Like an increasing number of movies featured on Sky Box Office (i.e. pay-per-view), this film never made its way to Sky's Premier Channel and I was beginning to think that it was yet another movie that had fallen through the cracks. I was therefore pleased to see it turning up on Channel Four in an early evening 'kiddie' slot. I was particularly interested in watching this film, not because I am a great lover of updated fairy tales, but because I think its director, Tarsem Singh (occasionally billed as just Tarsem) possesses incredible visual style and flair. His little-seen 2006 movie "The Fall" was one of the most imaginative and beautiful films of the last goodness-knows-how-many years.
As its title implies, this movie is another version of the Snow White story but it had the misfortune to be released the same year as the infinitely more successful "Snow White and the Huntsman", which Sky did deign to show. Perhaps that flick with its trendier casting, including Kristen Stewart, had more box office clout, but it is certainly to my mind the lesser film. "Mirror Mirror" stars Julia Roberts as the wicked stepmother, an improvement I think on the other film's gorgeous but icy Charlize Theron. Roberts seems to be having a ball playing the baddie, hamming it up beautifully, and is not particularly vain about her aging looks. When her younger version in the magic mirror comments on her wrinkles, she retorts that they are not wrinkles, but 'crinkles'. The Snow role is filled by Lily Collins, daughter of Phil, who looks every inch the virginal innocent despite her caterpillar eyebrows, and is certainly more appealing than the downbeat, pouty Stewart. Her Prince Charming takes the hunky form of Armie Hammer, just before he began to loom large in popularity, and he displays an unsuspected ability for mocking self-disparaging humour. Rounding out the cast are comic stalwarts Nathan Lane and Michael Lerner and seven 'proper' dwarfs with three-dimensional personalities -- unlike the other movie's use of actors such as Ray Winstone's and Bob Hopkins' heads on little bodies.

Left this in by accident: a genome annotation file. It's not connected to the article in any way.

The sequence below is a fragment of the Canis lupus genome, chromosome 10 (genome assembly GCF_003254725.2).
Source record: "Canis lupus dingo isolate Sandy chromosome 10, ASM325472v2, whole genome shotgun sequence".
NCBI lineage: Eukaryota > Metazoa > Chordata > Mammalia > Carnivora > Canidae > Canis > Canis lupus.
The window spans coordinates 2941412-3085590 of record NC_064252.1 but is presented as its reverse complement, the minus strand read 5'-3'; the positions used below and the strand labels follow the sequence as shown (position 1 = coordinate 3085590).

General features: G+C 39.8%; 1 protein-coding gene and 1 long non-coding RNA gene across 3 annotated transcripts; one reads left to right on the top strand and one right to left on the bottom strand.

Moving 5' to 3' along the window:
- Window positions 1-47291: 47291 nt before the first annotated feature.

The respected film critic Leonard Maltin whose opinions I normally trust, especially when it comes to movies for youngsters, writes that this film is a poor excuse for a fairy tale, lacking whimsy, magic, and heart. I must disagree. I found the movie a charmer, enhanced by Tarsem's taste for flamboyant sets and costuming. For a start, having the dwarfs fighting on stylized stilts so that they appear as fearsome giants, is an awesome idea -- this alone is Maltin's whimsy and magic run riot. As for 'heart', Tarsem may adopt a certain tongue-in-cheek approach to his love story, but the players manage it with complete aplomb. The bit where Hammer is possessed by one of Roberts' love potions -- a 'puppy-love' spell as it happens -- and reacts to the world as an overgrown puppy is beautifully realised. The dwarfs do their best to release him from her clutches by various bits of bodily violence, but only Snow's first kiss can do the trick. Roberts withers into the old hag she always was, Snow's 'dead' father is freed from her curse, and everyone can live happily ever after. How much more do you want Mr. Maltin?
The end credits are fun too with updates on the dwarfs' future lives and with the whole cast doing a Bollywood style song and dance a la "Slumdog Millionaire". Don't knock it, Tarsem Singh is Indian-born after all. This may not be the most brilliant fairy tale rendering of all time, but it certainly is both a lot of fun and beautiful to behold.